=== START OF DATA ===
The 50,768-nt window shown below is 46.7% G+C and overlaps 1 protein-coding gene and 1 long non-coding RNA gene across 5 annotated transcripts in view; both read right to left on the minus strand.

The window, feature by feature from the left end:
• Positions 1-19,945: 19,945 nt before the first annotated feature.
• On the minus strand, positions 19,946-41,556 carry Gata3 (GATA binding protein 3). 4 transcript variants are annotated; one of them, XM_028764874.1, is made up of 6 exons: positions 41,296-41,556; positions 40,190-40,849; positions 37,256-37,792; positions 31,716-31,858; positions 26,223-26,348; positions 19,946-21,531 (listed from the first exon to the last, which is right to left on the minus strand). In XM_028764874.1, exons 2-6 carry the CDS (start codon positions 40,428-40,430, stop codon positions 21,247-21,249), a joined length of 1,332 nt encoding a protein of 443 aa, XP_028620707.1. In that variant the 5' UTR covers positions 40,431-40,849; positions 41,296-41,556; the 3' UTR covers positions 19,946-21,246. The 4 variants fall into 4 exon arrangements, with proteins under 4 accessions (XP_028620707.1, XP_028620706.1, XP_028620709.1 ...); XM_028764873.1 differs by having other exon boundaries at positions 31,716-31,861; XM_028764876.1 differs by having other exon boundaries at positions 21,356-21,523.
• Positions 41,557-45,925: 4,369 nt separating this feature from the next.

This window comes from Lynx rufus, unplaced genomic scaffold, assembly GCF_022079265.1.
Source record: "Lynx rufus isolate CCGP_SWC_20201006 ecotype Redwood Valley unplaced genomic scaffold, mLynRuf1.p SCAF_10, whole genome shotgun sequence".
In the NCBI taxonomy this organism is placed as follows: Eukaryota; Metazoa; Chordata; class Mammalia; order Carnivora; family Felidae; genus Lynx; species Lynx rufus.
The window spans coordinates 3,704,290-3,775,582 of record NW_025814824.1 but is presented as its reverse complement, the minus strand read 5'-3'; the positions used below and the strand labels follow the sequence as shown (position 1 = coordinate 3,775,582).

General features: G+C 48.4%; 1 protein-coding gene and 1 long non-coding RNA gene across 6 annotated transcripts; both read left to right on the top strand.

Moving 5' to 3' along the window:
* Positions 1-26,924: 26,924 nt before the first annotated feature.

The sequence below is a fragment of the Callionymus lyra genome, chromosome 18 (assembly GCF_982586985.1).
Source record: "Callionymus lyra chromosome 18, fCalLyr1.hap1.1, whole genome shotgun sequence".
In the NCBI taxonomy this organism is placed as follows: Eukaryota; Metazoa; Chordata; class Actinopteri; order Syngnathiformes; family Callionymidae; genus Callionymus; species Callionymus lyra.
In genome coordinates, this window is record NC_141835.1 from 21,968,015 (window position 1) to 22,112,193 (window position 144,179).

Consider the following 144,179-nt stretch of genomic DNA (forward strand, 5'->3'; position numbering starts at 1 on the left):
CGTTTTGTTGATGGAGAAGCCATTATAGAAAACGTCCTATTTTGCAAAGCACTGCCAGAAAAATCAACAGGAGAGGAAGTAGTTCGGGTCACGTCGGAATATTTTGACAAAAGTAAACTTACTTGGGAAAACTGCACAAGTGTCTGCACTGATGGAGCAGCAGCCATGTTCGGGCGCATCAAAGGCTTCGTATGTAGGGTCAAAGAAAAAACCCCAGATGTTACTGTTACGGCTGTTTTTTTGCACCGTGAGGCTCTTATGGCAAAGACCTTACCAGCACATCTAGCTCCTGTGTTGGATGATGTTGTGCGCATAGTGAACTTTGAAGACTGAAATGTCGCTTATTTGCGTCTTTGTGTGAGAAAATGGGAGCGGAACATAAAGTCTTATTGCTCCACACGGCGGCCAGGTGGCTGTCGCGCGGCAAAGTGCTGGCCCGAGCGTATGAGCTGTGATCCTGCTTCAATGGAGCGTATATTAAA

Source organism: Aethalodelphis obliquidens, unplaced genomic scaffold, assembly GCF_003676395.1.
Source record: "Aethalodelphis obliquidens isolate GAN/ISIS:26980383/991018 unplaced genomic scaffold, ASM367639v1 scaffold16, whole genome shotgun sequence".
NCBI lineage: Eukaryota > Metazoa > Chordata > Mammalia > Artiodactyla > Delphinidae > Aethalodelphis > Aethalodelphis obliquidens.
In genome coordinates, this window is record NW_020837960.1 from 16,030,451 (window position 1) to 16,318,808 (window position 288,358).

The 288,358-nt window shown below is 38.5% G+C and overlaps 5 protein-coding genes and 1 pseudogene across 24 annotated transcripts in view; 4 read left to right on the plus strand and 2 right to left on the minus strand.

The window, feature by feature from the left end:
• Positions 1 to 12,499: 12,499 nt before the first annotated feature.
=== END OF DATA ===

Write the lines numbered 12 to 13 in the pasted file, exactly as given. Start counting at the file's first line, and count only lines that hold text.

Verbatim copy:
* Positions 1-26,924: 26,924 nt before the first annotated feature.

The sequence below is a fragment of the Callionymus lyra genome, chromosome 18 (assembly GCF_982586985.1).